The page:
One of the mysteries of the English language finally explained.
Rough strong cider, especially as made in the West Country of England.
- ‘No longer, do the grey legions of workers spend their precious leisure time walking the chalky downs, or being Mr Polly and bicycling the byways for refreshing half-pints of scrumpy.’
- ‘They are shy, mostly, though you'd not think so on a scrumpy [rough apple cider] night when things can get rather lively and rumbustious.’
- ‘And I did exactly what any teenager would do after several pints of yokel-strength scrumpy and half a bottle of Russian paint-stripper.’
- ‘Therefore an ideal time to drink gut-rot scrumpy from plastic glasses at 2.80 a pint.’
- ‘Step into the fairy ring (which grows under apple trees) and you'll come to 20 years later, after a life wasted on scrumpy.’
- ‘You might land in Alloa just as the Real Ale Festival kicks off and be faced with over 40 real ales plus scrumpy and wine, the perfect antidote to a hard day's walking.’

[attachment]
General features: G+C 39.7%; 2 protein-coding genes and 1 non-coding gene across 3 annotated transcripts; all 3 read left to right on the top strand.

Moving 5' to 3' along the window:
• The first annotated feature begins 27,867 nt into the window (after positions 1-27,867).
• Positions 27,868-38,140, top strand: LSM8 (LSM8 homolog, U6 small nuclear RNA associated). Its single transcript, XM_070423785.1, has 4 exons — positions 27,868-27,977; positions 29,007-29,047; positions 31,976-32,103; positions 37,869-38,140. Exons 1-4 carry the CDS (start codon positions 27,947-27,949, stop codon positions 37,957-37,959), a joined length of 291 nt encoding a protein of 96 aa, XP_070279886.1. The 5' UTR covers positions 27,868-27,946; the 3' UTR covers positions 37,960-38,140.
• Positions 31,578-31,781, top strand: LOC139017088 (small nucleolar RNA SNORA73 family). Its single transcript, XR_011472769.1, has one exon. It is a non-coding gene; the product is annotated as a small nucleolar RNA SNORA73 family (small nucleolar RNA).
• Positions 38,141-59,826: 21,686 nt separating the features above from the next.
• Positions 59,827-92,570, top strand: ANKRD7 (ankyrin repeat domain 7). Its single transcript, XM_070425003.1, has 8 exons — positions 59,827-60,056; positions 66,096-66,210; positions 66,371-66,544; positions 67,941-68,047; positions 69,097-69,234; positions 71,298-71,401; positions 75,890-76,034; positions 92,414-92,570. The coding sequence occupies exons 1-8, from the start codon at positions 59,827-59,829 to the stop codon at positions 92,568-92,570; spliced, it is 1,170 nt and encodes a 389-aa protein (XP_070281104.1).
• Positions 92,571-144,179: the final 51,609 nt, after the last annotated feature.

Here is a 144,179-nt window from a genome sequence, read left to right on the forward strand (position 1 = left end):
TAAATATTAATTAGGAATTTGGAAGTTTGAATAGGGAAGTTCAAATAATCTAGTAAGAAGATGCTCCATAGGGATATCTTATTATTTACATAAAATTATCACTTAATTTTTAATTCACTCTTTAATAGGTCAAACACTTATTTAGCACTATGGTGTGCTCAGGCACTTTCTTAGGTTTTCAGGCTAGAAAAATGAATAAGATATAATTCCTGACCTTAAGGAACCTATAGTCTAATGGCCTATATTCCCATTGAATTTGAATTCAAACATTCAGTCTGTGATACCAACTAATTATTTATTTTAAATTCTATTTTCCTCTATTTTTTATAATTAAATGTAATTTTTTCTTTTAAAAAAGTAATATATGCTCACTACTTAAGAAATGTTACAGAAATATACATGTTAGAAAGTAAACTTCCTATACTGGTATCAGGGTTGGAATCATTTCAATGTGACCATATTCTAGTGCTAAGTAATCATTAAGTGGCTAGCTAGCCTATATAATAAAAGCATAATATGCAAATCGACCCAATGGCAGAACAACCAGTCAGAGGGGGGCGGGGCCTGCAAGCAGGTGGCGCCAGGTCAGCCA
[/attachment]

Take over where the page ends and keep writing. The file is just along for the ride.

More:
- ‘I risked a pint of Old Rosie, scrumpy cider twice the strength of normal beer!’
- ‘We drank scrumpy and fell over a lot; which I suppose was a silly way to spend my paper-round money.’
- ‘Before that night we had found a particularly good batch of scrumpy, and when we collided, literally, on the outskirts of town, we immediately started laughing.’
- ‘Our other favourite drink in the forces was scrumpy mixed with Babycham.’
- ‘Yes, some even crawl the last mile to the shrine, for they have supped at the cup of scrumpy and yea it maketh them fall down and cry out in tongues.’
Early 20th century: from dialect scrump ‘withered apple’.
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